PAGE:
In the Fog (original title V Tumane) is a German/Dutch/Belarussian/Russia/Latvian Film, directed by Sergei Loznitsa. It is set in Belorussia, as Belarus was known when it was part of the USSR, in 1942, during the German occupation. It is in English with Russian subtitles. Click here for cast and other details from the IMDB.
The central character is Sushenya (Vladimir Svirskiy), a railway worker who is married with a son. It starts with the execution of three suspected saboteurs by the Germans and their local collaborators.
Sushenya was arrested with the three executed men, but then released. This leads the local partisans to assume that he betrayed them. Two men, Burov (Vladislav Abashin) and Voitik (Sergei Kolesov) are sent to execute Sushenya as a collaborator.
The enemy appear just as Burov is about to shoot Sushenya. He escapes, but returns to rescue the wounded Burov. The partisans decide to keep Sushenya alive, as he can carry Burov and knows his way round the local forests.
The back stories of all three men are told in flashbacks. Sushenya is trapped between an occupier who kills anybody who resists and carries out reprisal killings of innocent victims, and a resistance that kills collaborators. While he is a prisoner of the Germans, they give him a choice that is really only a choice of which side will kill him.
The film is very well acted, especially by Svirskiy, whose haunted expression conveys the impossible dilemmas faced by Sushenya far better than any dialogue could. It is slow-moving, but thoughtfully directed and well filmed. It lasts 127 minutes, but I was very surprised when it ended, as I thought that at least 15 minutes less had passed.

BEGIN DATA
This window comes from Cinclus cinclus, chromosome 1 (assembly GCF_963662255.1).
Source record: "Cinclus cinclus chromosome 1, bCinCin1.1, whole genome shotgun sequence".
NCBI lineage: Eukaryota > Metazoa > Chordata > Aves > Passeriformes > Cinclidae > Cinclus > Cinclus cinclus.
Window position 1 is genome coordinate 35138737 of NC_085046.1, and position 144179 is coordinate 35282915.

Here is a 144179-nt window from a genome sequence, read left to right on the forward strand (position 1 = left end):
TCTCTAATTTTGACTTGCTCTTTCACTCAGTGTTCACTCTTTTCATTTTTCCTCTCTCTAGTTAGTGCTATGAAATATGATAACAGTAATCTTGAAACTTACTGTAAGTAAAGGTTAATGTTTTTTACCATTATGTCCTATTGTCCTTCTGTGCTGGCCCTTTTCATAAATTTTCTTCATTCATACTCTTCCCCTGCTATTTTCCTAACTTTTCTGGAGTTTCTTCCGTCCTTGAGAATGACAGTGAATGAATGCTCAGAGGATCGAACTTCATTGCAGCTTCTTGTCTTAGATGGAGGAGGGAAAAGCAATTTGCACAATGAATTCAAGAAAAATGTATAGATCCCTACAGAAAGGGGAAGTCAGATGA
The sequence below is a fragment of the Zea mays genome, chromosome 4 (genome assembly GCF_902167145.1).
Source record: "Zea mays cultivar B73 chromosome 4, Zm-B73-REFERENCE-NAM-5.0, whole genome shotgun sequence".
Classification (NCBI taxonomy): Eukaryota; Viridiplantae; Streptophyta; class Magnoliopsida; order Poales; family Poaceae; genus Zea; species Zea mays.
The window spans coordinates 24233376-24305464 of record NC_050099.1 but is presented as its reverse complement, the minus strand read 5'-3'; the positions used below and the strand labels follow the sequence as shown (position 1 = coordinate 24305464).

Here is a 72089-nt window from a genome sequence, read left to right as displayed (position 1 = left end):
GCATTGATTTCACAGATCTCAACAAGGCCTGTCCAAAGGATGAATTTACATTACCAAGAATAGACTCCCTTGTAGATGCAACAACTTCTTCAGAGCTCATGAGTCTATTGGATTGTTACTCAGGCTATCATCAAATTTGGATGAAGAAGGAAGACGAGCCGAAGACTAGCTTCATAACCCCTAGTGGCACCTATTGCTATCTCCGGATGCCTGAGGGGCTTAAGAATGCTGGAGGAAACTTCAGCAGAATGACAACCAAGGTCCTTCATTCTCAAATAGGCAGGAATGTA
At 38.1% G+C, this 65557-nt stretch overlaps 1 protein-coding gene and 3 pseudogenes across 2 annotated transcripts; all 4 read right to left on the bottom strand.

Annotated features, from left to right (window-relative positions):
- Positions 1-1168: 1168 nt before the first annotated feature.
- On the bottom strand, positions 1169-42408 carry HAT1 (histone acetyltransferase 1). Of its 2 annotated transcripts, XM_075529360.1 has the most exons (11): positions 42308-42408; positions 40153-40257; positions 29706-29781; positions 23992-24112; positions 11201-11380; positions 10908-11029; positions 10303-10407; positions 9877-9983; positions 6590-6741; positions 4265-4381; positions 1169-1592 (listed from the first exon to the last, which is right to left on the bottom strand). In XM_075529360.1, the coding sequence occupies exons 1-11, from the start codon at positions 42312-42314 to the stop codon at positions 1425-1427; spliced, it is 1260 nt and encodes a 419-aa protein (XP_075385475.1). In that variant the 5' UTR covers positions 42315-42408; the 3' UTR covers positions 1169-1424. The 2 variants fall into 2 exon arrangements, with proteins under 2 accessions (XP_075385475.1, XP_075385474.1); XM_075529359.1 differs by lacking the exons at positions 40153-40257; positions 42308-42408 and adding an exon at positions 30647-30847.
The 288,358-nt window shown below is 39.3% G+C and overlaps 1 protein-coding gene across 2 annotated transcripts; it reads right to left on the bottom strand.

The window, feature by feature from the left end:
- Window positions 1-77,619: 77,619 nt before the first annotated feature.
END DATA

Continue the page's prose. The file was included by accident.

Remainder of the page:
The final scenes are shot in fog, but the title probably refers to the fog (or uncertainty) of war.
Although a war film, there is not much violence; one shot of the three hanged men and three brief shoot-outs. There is no nudity or swearing. The UK certificate was 12A, which means that anybody can see it, but those under 12 must be accompanied by somebody over 18.
A bleak but thoughtful film about the dilemmas faced by somebody living in a country under a brutal occupation. Unfortunately, it has not been widely distributed in the English-speaking world. It was released in the UK on 26 April 2013, but did not reach the Edinburgh Filmhouse, where I saw it, until 10 May and finishes on 15 May. According to the IMDB, it has been shown only at film festivals in the USA, and has no release date for any other English-speaking country.